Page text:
"Describe your life before Christ.
Describe how you came to know Christ.
Describe how Christ has changed your life"
Let me tell you what this sounds like.
Personal Testimonies as Marketing
"Before I started using ______, I would spent so much time scrubbing and soaking stains on my families' clothes. One day my friend told me about ________, and now laundry is such a breeze and my kids clothes look great!"
Before, discovery, description of the benefit and change.
If it's a true story, if it's unsolicited, then great, it's a real testimony. It bothers me when it is canned and forced and put down to rote formula, because then it seems distinctly fake, even for the one being taught to give their testimony. It's manipulating, telling them how they are supposed to think and feel about their own faith and story.
Personal Testimonies and Prosperity Gospel
After all, many faith stories don't fit into the formula, and I don't think they necessarily need to. There's many people like me who, like Timothy, were raised to know Christ at a young age, and so there is no "before". For me, my testimony is about what I believe and why, not about a dramatic conversion. Or what if the truth is, "Since I've come to Christ I've struggled with ongoing depression and loneliness."
Does our testimony giving show a tendency towards prosperity gospel? We may not say that Christ promises wealth or career success, but we are completely comfortable with story after story of success in marriage, addictions healed, problems and personal sins that drain away. We want to hear people say they are filled with peace and joy since knowing Christ. We don't know what to do with continued struggles, with loneliness and depression and mental illness. Yet, though sometimes Christ heals, sometimes God also allows suffering and does not promise to take it away?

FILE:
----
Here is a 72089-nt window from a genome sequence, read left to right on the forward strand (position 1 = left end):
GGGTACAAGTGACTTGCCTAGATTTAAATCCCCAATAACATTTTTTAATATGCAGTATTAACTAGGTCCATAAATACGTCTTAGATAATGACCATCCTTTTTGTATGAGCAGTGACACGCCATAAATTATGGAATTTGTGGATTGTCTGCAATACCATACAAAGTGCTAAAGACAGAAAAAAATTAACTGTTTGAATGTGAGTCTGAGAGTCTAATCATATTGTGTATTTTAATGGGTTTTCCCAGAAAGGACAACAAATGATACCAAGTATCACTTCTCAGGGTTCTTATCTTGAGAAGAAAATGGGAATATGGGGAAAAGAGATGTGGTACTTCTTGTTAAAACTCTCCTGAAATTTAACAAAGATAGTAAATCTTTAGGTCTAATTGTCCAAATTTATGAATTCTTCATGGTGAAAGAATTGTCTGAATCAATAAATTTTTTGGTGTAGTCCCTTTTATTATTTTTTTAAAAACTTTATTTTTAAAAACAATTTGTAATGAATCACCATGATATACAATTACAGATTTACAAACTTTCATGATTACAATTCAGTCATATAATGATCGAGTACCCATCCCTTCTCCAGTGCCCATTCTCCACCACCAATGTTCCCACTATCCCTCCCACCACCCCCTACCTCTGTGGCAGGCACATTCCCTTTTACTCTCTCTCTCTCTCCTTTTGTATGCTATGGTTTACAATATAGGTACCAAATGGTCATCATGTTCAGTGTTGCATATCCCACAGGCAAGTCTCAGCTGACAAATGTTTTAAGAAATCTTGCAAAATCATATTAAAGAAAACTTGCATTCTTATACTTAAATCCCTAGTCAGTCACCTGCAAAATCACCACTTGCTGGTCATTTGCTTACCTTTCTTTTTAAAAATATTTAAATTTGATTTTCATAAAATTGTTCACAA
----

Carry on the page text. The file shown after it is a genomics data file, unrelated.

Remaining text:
Reconsidering - Were There Personal Testimonies in the NT?
I've been cynical about this for a while, but I was convicted to reconsider my criticism. Is it wrong to "market" our faith if it's truly worth marketing? I mean, isn't it true that we WANT our friend to tell us if they've discovered an amazing stain remover or a fantastic new store or a favorite new book? We rely on personal testimonies all the time - is it any different when we've discovered a life-changing faith and truth? And if a story is genuine and unmanipulated (problem is I've seen them directly manipulated), that's great.
Then I got to thinking, what about testimonies in the New Testament? What about those great messages given by Paul and Peter and Stephen and such where they present the gospel in a new place? How did they do it? I went back and looked through a number of these messages in this light, and I was intrigued to see that in presenting this gospel of Christ, Paul and Peter talk most of all about Christ and WHO He is and what His life and and death means, and they often tell this through the context of culture and history. If Peter is talking to Jews, he talks about their history and uses their scripture. Only twice in Acts is there is a personal story of someone's conversion, and that's Paul when he's arrested and giving a defense, and then Paul when he's talking directly to King Agrippa. Clearly there's a place for a real testimony, but it seems the central focus is never what's happened to US, but who Christ is.